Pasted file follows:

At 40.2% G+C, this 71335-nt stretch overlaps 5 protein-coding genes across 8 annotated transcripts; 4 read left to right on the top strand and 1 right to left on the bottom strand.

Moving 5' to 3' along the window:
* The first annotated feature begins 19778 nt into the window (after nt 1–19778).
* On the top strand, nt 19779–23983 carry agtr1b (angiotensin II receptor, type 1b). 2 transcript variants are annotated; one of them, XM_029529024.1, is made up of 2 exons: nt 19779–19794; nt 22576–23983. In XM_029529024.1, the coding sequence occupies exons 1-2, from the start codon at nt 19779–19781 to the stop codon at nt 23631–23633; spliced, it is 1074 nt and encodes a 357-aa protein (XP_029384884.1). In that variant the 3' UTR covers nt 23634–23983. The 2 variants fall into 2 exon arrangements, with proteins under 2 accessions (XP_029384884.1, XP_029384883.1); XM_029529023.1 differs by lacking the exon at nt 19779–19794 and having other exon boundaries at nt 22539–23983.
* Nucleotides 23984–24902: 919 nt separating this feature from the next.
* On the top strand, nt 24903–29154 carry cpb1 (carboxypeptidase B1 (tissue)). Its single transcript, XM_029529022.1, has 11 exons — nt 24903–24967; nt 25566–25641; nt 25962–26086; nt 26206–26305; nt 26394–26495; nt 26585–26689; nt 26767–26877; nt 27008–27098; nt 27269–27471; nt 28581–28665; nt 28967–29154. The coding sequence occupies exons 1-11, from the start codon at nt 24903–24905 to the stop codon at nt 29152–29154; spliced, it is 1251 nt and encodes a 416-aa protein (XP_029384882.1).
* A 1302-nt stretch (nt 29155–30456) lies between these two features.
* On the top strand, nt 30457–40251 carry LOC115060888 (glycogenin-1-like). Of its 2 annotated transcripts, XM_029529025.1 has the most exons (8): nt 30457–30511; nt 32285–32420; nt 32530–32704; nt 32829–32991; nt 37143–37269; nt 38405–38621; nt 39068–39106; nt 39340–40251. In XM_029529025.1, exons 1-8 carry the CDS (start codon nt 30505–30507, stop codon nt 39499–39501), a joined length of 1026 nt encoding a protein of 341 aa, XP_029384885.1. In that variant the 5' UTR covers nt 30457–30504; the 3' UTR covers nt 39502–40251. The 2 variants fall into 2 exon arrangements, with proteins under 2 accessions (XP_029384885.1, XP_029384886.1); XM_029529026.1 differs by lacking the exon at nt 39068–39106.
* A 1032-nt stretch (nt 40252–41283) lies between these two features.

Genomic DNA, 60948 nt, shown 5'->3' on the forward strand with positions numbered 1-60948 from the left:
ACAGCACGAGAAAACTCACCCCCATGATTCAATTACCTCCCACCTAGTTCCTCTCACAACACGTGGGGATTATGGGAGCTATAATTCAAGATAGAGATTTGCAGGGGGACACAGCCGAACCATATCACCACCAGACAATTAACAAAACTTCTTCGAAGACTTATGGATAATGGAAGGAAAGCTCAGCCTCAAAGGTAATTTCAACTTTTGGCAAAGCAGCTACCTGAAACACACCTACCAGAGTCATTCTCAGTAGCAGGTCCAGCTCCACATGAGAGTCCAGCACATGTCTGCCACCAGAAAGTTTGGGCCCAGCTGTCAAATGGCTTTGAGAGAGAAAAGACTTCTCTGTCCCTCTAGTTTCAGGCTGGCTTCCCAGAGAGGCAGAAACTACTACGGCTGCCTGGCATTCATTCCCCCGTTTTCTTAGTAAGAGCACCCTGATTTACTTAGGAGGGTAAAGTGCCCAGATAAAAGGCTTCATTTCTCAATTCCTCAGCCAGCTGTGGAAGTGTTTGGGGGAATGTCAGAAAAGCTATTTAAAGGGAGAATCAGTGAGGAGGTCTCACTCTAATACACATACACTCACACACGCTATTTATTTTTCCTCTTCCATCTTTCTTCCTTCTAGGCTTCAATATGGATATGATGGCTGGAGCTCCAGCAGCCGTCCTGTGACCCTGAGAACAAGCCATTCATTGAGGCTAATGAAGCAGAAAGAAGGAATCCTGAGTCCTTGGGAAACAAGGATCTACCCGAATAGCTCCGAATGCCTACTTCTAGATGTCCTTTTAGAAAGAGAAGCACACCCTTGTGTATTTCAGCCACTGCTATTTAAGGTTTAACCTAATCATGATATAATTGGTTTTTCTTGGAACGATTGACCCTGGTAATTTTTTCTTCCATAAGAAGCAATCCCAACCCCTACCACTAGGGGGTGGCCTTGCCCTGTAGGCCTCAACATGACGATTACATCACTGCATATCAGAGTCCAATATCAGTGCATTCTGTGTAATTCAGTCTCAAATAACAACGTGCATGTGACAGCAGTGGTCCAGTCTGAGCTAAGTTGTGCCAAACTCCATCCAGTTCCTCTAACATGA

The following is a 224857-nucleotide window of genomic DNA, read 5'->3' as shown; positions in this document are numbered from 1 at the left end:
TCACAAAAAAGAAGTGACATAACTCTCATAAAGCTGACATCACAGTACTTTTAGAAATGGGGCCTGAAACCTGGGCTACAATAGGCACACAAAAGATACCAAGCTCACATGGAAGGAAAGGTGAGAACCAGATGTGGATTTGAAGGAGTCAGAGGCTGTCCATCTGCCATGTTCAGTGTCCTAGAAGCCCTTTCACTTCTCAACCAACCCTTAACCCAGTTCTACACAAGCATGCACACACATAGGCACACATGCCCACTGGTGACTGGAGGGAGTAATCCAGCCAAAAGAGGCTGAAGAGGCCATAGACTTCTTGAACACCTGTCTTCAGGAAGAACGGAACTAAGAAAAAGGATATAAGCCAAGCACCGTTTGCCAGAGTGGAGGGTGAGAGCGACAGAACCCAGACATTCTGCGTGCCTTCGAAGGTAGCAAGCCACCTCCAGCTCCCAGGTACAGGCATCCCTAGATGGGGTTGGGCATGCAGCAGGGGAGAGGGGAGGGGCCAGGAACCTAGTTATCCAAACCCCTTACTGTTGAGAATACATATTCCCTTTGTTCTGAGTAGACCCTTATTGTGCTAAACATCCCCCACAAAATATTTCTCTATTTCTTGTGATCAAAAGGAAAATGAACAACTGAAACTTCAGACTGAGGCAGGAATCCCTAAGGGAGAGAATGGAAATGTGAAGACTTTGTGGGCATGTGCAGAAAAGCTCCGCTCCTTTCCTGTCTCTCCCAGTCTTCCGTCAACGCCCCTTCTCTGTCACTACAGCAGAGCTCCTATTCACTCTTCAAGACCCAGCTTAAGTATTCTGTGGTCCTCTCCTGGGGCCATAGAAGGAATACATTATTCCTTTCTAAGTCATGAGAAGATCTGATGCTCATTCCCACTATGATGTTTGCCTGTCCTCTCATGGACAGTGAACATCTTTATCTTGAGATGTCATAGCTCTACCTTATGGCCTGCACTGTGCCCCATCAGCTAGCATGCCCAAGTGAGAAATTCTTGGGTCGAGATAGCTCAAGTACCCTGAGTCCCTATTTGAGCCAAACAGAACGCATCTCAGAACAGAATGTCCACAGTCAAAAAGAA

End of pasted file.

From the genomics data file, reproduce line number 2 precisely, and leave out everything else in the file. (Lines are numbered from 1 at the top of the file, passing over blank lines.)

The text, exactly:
Moving 5' to 3' along the window: